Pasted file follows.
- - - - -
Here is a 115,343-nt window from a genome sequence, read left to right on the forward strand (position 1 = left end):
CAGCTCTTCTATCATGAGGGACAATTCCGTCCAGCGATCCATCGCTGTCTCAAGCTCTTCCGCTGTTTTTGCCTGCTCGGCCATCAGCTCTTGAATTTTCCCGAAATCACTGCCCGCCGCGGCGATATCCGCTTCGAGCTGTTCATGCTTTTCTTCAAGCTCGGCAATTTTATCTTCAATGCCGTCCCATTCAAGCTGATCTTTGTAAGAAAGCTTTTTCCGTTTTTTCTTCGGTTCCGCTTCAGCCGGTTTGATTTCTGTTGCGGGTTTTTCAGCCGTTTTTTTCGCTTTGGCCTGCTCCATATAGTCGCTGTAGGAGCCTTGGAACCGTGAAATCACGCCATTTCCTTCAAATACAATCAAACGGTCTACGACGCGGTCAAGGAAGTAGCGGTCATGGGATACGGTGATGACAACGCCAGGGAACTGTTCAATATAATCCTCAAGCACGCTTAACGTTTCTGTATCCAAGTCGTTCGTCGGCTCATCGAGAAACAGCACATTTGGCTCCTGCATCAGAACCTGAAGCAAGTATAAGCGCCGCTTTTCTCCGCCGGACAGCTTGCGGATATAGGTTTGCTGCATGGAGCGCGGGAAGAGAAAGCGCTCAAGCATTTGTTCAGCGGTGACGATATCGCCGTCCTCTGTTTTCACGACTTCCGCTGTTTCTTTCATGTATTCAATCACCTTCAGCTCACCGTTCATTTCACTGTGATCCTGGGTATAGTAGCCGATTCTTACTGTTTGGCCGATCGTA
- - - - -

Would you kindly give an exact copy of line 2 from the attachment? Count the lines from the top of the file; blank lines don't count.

CAGCTCTTCTATCATGAGGGACAATTCCGTCCAGCGATCCATCGCTGTCTCAAGCTCTTCCGCTGTTTTTGCCTGCTCGGCCATCAGCTCTTGAATTTTCCCGAAATCACTGCCCGCCGCGGCGATATCCGCTTCGAGCTGTTCATGCTTTTCTTCAAGCTCGGCAATTTTATCTTCAATGCCGTCCCATTCAAGCTGATCTTTGTAAGAAAGCTTTTTCCGTTTTTTCTTCGGTTCCGCTTCAGCCGGTTTGATTTCTGTTGCGGGTTTTTCAGCCGTTTTTTTCGCTTTGGCCTGCTCCATATAGTCGCTGTAGGAGCCTTGGAACCGTGAAATCACGCCATTTCCTTCAAATACAATCAAACGGTCTACGACGCGGTCAAGGAAGTAGCGGTCATGGGATACGGTGATGACAACGCCAGGGAACTGTTCAATATAATCCTCAAGCACGCTTAACGTTTCTGTATCCAAGTCGTTCGTCGGCTCATCGAGAAACAGCACATTTGGCTCCTGCATCAGAACCTGAAGCAAGTATAAGCGCCGCTTTTCTCCGCCGGACAGCTTGCGGATATAGGTTTGCTGCATGGAGCGCGGGAAGAGAAAGCGCTCAAGCATTTGTTCAGCGGTGACGATATCGCCGTCCTCTGTTTTCACGACTTCCGCTGTTTCTTTCATGTATTCAATCACCTTCAGCTCACCGTTCATTTCACTGTGATCCTGGGTATAGTAGCCGATTCTTACTGTTTGGCCGATCGTA